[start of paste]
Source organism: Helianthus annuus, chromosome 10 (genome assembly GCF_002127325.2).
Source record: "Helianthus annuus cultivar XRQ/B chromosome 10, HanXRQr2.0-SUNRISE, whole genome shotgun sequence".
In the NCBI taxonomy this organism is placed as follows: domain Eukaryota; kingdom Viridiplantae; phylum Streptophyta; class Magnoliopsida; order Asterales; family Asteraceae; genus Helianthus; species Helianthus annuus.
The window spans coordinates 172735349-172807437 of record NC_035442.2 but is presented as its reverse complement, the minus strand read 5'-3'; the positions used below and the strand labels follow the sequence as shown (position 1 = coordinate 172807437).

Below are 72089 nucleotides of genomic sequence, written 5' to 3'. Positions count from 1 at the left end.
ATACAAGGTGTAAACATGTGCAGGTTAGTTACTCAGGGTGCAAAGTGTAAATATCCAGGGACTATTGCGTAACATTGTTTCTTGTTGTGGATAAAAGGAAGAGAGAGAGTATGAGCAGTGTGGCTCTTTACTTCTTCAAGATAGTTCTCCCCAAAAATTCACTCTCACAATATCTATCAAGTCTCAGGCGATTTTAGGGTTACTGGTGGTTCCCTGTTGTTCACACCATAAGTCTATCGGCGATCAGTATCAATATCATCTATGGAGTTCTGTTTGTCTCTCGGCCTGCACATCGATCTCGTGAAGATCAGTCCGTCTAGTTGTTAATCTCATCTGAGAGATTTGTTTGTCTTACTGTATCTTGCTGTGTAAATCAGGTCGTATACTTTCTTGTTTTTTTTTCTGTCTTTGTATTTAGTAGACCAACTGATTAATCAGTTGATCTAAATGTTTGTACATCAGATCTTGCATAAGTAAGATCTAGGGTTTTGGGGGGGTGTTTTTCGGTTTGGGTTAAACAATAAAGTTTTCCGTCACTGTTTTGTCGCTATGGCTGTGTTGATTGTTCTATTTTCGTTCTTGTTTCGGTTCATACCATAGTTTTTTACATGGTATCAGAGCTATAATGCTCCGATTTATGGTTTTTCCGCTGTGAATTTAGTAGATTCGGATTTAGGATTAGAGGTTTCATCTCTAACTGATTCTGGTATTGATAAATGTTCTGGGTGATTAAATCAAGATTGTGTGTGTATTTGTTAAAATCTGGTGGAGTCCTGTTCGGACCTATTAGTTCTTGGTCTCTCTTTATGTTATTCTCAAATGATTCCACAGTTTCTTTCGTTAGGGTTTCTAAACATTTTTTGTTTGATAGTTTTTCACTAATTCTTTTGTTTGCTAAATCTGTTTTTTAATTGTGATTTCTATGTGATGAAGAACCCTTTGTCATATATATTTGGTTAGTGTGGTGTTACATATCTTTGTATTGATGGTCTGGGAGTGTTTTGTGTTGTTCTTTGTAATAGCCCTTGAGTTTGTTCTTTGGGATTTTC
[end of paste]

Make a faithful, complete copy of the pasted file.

Source organism: Helianthus annuus, chromosome 10 (genome assembly GCF_002127325.2).
Source record: "Helianthus annuus cultivar XRQ/B chromosome 10, HanXRQr2.0-SUNRISE, whole genome shotgun sequence".
In the NCBI taxonomy this organism is placed as follows: domain Eukaryota; kingdom Viridiplantae; phylum Streptophyta; class Magnoliopsida; order Asterales; family Asteraceae; genus Helianthus; species Helianthus annuus.
The window spans coordinates 172735349-172807437 of record NC_035442.2 but is presented as its reverse complement, the minus strand read 5'-3'; the positions used below and the strand labels follow the sequence as shown (position 1 = coordinate 172807437).

Below are 72089 nucleotides of genomic sequence, written 5' to 3'. Positions count from 1 at the left end.
ATACAAGGTGTAAACATGTGCAGGTTAGTTACTCAGGGTGCAAAGTGTAAATATCCAGGGACTATTGCGTAACATTGTTTCTTGTTGTGGATAAAAGGAAGAGAGAGAGTATGAGCAGTGTGGCTCTTTACTTCTTCAAGATAGTTCTCCCCAAAAATTCACTCTCACAATATCTATCAAGTCTCAGGCGATTTTAGGGTTACTGGTGGTTCCCTGTTGTTCACACCATAAGTCTATCGGCGATCAGTATCAATATCATCTATGGAGTTCTGTTTGTCTCTCGGCCTGCACATCGATCTCGTGAAGATCAGTCCGTCTAGTTGTTAATCTCATCTGAGAGATTTGTTTGTCTTACTGTATCTTGCTGTGTAAATCAGGTCGTATACTTTCTTGTTTTTTTTTCTGTCTTTGTATTTAGTAGACCAACTGATTAATCAGTTGATCTAAATGTTTGTACATCAGATCTTGCATAAGTAAGATCTAGGGTTTTGGGGGGGTGTTTTTCGGTTTGGGTTAAACAATAAAGTTTTCCGTCACTGTTTTGTCGCTATGGCTGTGTTGATTGTTCTATTTTCGTTCTTGTTTCGGTTCATACCATAGTTTTTTACATGGTATCAGAGCTATAATGCTCCGATTTATGGTTTTTCCGCTGTGAATTTAGTAGATTCGGATTTAGGATTAGAGGTTTCATCTCTAACTGATTCTGGTATTGATAAATGTTCTGGGTGATTAAATCAAGATTGTGTGTGTATTTGTTAAAATCTGGTGGAGTCCTGTTCGGACCTATTAGTTCTTGGTCTCTCTTTATGTTATTCTCAAATGATTCCACAGTTTCTTTCGTTAGGGTTTCTAAACATTTTTTGTTTGATAGTTTTTCACTAATTCTTTTGTTTGCTAAATCTGTTTTTTAATTGTGATTTCTATGTGATGAAGAACCCTTTGTCATATATATTTGGTTAGTGTGGTGTTACATATCTTTGTATTGATGGTCTGGGAGTGTTTTGTGTTGTTCTTTGTAATAGCCCTTGAGTTTGTTCTTTGGGATTTTC